‘Bohemian Rhapsody’: Long live the Queen of Rock
Sam Gutierrez | Wednesday, November 14, 2018
I grew up in a house where music was part of my everyday life, from singing my lungs out in the car to quietly listening to music in my room. I was aware of Queen growing up, but I only knew them by the songs I listened to as a kid. To my 10-year-old self, Queen was just another great band, but to the world they were so much more. After I saw the trailer for “Bohemian Rhapsody,” to say I was excited to see it would be an understatement. The guitar riffs of “Don’t Stop Me Now” and the pounding beat of “We Will Rock You” caused adrenaline to run through my body. I was excited to see what 20th Century Fox would produce. However, while I left the theater chanting Queen’s songs in the freezing cold, I was disappointed in the decisions the movie made throughout the story.
“Bohemian Rhapsody” is the biopic of the famous 1970s and ’80s rock band Queen and how they rose to fame. The film specifically focuses on Queen’s lead singer, Freddie Mercury (Rami Malek), and how he met Roger Taylor (Ben Hardy) and Brian May (Gwilym Lee). Freddie Mercury, or Freddie Bulsara, was born in the British protectorate of Zanzibar, modern day Tanzania, and his family migrated to Britain. The wide-eyed, tan-skinned man with an overbite worked at London’s Heathrow Airport before meeting his future band members behind a local pub. Impressed by Mercury’s voice, Taylor and May add him to their band named “Smile,” which Mercury later renamed to Queen. They began traveling all over England, producing more and more songs.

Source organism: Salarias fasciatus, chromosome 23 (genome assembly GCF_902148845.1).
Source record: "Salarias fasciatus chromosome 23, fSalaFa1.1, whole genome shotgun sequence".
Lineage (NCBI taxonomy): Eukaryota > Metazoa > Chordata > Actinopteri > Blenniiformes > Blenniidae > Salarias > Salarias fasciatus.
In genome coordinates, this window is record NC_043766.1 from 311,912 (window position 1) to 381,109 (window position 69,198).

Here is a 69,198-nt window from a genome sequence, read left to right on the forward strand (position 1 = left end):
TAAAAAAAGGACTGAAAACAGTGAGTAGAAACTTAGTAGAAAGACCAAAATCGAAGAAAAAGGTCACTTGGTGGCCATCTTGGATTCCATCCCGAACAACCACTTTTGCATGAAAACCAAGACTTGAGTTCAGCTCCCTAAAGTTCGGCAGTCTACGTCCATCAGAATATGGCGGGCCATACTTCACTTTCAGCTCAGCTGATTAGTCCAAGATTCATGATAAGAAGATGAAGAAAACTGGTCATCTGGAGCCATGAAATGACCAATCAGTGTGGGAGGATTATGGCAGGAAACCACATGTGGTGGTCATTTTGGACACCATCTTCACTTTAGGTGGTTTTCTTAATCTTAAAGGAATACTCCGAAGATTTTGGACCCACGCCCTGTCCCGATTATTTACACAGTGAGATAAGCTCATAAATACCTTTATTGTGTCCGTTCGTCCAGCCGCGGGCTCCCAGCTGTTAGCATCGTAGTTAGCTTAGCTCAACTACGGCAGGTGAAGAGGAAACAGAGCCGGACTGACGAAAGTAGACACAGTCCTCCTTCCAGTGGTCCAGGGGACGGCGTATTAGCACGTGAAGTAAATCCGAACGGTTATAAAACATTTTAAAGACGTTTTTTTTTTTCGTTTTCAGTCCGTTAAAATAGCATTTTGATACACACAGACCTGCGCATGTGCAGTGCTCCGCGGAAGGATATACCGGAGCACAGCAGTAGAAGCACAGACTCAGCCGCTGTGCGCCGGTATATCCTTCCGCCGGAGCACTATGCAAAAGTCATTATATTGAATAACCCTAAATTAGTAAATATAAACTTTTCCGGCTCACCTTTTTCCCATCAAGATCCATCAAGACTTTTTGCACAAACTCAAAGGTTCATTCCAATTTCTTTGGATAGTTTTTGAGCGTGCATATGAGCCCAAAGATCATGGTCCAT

The film has a great opening with a shot of Queen going out onto stage with a stadium full of screaming people but then fades back into this slow introduction of who Freddie Mercury is. The story picks up when they sign with a record company and tour outside of Britain. The movie then becomes a mix of behind-the-scenes features coupled with the controversy of Mercury dealing with his homosexuality. The middle act switches from Queen creating classics such as “Bohemian Rhapsody,” “We Will Rock You” and “Another One Bites the Dust” to Mercury and his controversial private life.
The film is not afraid to address Mercury’s sexuality. Various scenes depict him hanging out with men, getting drunk or high and throwing lavish parties in his mansion. He surrounds himself with people who take advantage of him, his wealth and his talents, so much so that he considers breaking up the band. Seeing Mercury’s life spiral into chaos was important to understand who Mercury was off stage but some elements of his life felt forced and not natural at all. For example, near the third act, he forms a relationship with one of his servants Paul. Introducing this character so late in the film felt very forced and gave Paul very little screen time to allow any sort of sincere relationship to grow.
The third act is where this movie shines. The movie ends with Taylor, May and their bassist John Deacon forgiving Freddie for straying away from who he was when they formed Queen and agreeing to play in the 1985 Live Aid Charity concert. Their performance encapsulated everything that Queen stands for: outsiders playing for the outsiders. The cinematography and wide shots were breathtaking to watch; I felt as if I was there on that July evening. The roaring crowds, the chanting, the emotion Freddie poured into singing each song knowing AIDS would soon claim his life sent chills down my spine. I was silently chanting along with the crowd, watching a legend perform for the last time ever.
Despite a slow beginning, shoe-horned relationships and no more in-depth knowledge than highlights of Queen’s greatest songs, “Bohemian Rhapsody” is definitely worth your time and will make die-hard and casual music fans grin from ear to ear.